Attractive Fiona Foster, wife of company boss Frank, appears to have been having an affair with one of his workers, confident, bloke-ish Bob Phillips. As the two discuss how to keep this under wraps on their landline telephones (remember them?) they half-heartedly decide to use a vague mutual acquaintance, the Featherstones as an alibi. Both guilty parties then lie that they’ve out consoling either Mary or William Featherstone about problems with their marriage rather than conducting an affair.
The comedy of much of the next two hours is squeezed from the Featherstones being invited to dinner at the Fosters and the Philips’ and the misunderstandings that follow, during which we’re invited to compare how each of the couples deal with the threat to their relationships.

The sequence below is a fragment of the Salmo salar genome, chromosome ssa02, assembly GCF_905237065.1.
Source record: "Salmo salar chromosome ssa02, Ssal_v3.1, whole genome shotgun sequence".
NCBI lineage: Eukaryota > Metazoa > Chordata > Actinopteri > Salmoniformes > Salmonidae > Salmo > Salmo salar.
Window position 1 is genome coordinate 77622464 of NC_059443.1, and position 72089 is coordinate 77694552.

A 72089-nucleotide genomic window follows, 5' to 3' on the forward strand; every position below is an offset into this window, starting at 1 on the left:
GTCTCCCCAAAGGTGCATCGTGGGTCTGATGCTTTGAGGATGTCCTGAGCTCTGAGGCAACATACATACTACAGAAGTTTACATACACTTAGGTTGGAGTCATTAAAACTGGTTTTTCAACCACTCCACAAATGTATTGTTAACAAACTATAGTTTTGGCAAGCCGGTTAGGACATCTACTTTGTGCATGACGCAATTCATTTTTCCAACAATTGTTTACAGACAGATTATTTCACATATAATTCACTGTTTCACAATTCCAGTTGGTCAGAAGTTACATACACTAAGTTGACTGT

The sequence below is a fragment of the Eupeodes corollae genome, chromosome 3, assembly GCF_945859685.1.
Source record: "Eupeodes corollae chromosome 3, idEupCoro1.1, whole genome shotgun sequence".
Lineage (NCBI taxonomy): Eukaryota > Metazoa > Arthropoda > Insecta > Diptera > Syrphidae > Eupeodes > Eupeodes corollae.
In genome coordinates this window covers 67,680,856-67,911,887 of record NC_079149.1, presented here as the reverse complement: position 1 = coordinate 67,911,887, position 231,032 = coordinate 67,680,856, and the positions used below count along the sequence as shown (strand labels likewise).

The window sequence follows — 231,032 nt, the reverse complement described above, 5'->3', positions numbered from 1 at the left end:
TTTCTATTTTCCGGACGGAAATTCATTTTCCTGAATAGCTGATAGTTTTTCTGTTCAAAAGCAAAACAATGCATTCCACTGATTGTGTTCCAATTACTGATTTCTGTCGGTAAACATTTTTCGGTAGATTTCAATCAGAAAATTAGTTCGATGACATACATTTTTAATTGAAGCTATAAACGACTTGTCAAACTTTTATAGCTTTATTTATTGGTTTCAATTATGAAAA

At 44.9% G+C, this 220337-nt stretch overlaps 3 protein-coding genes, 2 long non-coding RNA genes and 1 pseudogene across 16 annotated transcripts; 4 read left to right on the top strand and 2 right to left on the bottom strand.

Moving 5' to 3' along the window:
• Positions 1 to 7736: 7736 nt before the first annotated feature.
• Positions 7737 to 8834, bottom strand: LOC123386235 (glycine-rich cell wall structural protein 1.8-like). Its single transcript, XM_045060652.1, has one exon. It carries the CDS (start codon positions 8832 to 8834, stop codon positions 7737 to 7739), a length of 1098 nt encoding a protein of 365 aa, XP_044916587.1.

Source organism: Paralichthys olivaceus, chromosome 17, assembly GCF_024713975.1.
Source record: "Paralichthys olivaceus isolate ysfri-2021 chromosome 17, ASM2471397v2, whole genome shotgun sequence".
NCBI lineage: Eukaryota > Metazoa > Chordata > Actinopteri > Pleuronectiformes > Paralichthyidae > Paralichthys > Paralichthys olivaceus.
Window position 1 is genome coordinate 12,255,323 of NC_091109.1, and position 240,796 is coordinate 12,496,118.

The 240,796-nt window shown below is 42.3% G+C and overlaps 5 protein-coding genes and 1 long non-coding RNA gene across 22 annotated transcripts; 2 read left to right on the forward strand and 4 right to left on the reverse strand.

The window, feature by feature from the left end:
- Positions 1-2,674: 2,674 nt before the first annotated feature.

Alan Strachan’s production is slow to warm up and under paced throughout, but the clever conceit of having both houses and dinners play out at the same time and around the same table pays dividends.
A pleasant night at the theatre watching a solid performance of a good early Ayckbourn play
While much of Ackybourn’s sharp comment on class disappointingly still rings true 40 years later, the heavy overtones of misogyny and laughs raised from the thought that one of the characters may be a wife beater, although a pathetic one, made me feel quite uncomfortable. However the rest of the audience lapped it up on the night I was there. But perhaps just the fact that I found this period truth a little hard to laugh at, is progress of sorts.
Nicholas Le Prevost gives a comic master class, finding laughs in seemly impossible places as the befuddled old chap Frank Foster and Jenny Seagrove is a fine glacially cold and superior lady of the house. Some of the physical comedy feels a little out of place due to the languid pacing of the rest of the piece, but Matthew Cottle is a safe pair of hands, comically wanting to impress in one house and feel superior in the other.
Overall a pleasant night at the theatre watching a solid performance of a good early Ayckbourn play.